“I am happy with one”: Re-evaluating the relationship between gender, breast-cancer surgery, and survival

Publication Type:

Journal Article


Agenda, Volume 27, p.55–64 (2013)




This Article challenges the perception that women with breast cancer experience mastectomy as devastating, because of the value they attach to having two breasts. This argument is based on ethnographic fieldwork conducted at the Helen Joseph Breast Care Centre, a public health facility in Johannesburg, South Africa. Findings from this research contradict existing local and global research that has generally represented breast cancer and mastectomy as a cosmetic crisis for which the remedy is reconstructive breast surgery. At the Helen Joseph Breast Care Centre women were not especially fearful of mastectomy. Many patients, however, resisted the reconstructive surgery available to them, saying that they were content to have only one breast. Women also defied the notion that having two breasts is essential for women to remain attractive and to maintain heterosexual relationships. Breast cancer patients in this context were significantly less preoccupied with reconstructing a prior gendered body than they were with ensuring a healthy body. This Article aligns itself with feminist critique that suggests that portraying breast cancer predominantly as an assault on gendered appearance, misrepresents women as preoccupied with conforming to a normative, ‘two-breasted’ femininity. Rather, in experiencing breast cancer, women have a profound confrontation with their own survival, an issue largely obscured in existing evaluations of the relationship between gender and breast cancer surgery. This Article offers qualitative insights into breast cancer in South Africa – a developing health crisis that has thus far been relatively under-researched.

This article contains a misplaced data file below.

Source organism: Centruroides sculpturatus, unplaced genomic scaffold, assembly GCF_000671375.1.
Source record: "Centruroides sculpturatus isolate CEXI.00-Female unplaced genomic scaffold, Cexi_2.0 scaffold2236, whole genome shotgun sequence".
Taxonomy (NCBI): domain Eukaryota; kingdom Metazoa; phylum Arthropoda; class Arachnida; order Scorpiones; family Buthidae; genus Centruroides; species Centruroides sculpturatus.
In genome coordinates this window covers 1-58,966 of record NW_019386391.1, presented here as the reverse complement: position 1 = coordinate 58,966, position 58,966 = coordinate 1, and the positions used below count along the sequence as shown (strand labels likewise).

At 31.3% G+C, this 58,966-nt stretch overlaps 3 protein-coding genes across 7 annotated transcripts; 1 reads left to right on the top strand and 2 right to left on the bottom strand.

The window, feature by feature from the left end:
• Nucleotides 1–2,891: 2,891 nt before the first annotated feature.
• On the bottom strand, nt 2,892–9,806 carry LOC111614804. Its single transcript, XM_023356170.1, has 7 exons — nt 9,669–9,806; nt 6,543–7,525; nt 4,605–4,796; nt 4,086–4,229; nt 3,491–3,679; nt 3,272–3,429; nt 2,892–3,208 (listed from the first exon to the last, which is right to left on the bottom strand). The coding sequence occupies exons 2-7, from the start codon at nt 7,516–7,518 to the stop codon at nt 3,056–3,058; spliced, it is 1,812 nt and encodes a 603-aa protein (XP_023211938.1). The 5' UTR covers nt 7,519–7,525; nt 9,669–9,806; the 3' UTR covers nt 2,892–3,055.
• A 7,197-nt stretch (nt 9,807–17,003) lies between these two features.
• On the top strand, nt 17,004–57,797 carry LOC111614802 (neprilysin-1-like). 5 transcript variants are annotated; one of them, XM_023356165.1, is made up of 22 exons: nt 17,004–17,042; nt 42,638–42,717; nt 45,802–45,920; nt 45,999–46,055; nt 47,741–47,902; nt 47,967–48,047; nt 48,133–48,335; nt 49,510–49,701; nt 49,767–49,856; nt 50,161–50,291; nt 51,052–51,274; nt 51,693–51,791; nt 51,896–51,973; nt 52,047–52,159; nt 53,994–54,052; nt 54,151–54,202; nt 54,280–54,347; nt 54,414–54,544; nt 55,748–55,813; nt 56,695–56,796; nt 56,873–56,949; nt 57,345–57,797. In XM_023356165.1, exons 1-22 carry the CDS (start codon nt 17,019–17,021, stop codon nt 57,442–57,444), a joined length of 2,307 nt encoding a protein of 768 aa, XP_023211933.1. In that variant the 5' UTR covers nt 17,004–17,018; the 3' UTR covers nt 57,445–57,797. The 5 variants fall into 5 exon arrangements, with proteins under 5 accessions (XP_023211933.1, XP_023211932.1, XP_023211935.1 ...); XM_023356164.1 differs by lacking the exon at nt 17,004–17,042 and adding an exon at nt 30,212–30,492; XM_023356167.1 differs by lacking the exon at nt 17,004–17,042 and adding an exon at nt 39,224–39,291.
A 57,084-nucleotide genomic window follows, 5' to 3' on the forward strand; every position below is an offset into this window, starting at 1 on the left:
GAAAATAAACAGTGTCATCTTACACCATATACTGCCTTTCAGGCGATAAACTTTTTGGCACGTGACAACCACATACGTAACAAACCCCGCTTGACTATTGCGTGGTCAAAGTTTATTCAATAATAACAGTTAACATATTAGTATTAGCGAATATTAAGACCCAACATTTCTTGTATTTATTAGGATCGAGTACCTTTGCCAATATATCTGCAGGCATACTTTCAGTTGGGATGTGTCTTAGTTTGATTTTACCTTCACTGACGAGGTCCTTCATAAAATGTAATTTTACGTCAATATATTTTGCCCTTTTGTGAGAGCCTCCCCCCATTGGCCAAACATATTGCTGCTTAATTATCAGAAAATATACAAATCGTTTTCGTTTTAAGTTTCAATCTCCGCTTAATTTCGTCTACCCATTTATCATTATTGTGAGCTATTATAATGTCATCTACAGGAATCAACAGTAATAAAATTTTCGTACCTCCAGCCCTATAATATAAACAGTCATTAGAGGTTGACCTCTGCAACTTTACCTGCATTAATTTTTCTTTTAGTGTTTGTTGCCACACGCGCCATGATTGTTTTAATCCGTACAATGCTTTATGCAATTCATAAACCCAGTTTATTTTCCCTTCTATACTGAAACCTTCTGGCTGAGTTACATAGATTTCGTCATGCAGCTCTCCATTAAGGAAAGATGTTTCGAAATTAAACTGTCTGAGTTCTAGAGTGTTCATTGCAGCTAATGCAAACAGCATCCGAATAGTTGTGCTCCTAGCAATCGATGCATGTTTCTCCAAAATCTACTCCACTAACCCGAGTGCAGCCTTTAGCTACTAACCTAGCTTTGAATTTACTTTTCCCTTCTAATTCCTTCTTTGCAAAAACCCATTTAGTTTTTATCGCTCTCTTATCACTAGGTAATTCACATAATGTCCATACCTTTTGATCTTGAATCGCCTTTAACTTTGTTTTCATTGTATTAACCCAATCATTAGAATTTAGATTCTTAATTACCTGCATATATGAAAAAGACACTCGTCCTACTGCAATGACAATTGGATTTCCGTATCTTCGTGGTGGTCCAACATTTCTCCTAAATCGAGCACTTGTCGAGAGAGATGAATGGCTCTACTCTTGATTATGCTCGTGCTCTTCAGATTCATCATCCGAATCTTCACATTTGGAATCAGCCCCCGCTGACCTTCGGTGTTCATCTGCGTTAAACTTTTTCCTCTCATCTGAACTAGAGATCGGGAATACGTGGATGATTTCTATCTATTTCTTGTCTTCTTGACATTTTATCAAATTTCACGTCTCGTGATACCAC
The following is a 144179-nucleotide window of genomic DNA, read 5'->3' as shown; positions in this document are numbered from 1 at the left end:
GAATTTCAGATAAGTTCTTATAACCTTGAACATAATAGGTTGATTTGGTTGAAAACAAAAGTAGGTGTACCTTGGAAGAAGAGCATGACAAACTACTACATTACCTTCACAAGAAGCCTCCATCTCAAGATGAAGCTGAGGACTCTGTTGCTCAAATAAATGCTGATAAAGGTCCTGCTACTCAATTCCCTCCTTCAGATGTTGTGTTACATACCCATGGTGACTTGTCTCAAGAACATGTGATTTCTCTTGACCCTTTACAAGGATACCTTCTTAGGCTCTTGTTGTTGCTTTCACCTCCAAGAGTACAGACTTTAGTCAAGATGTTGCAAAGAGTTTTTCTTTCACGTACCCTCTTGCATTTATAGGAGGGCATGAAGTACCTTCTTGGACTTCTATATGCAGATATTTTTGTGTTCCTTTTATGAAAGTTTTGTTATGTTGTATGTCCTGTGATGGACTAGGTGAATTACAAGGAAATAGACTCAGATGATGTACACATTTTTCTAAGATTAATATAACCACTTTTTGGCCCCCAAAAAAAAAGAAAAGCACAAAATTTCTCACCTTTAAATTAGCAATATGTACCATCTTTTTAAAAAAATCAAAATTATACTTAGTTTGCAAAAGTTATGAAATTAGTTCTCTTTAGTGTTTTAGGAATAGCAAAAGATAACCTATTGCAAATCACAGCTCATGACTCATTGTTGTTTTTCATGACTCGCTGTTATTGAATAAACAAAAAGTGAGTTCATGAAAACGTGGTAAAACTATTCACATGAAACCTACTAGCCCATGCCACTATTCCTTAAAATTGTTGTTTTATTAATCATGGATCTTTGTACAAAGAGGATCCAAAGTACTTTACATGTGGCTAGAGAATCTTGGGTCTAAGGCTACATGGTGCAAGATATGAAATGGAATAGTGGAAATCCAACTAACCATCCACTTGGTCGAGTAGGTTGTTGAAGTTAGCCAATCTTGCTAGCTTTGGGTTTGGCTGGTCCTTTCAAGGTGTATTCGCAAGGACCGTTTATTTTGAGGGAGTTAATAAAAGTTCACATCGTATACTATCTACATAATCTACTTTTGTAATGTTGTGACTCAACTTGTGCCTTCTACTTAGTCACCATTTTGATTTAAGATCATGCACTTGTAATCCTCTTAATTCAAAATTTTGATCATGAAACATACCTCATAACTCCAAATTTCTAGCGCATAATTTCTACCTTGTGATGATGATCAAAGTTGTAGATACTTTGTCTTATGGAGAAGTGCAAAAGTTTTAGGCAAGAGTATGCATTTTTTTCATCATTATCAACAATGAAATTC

Medical Humanities in Africa

WISER is working to establish the field of medical humanities in South Africa with other partners at Wits and in the region. Medical Humanities took root in the interdisciplinary spaces between social history of medicine, medical sociology, medical anthropology, literary studies, art and film studies, cultural studies, politics, philosophy, legal studies, public health, psychiatry, medical economics and medical ethics. Although initially concerned with contrasting and comparing approaches from the humanities and medical science to themes of health, suffering, therapy, pain and illness, it has grown in ambition to consider the foundational question of what it is to be fully human, inviting debate around vital epistemological problems. The interface of medicine and humanities also demands a broadly interdisciplinary discussion about what constitutes evidence, and this is critical in the formulation of all contemporary political arguments, including health policies. 

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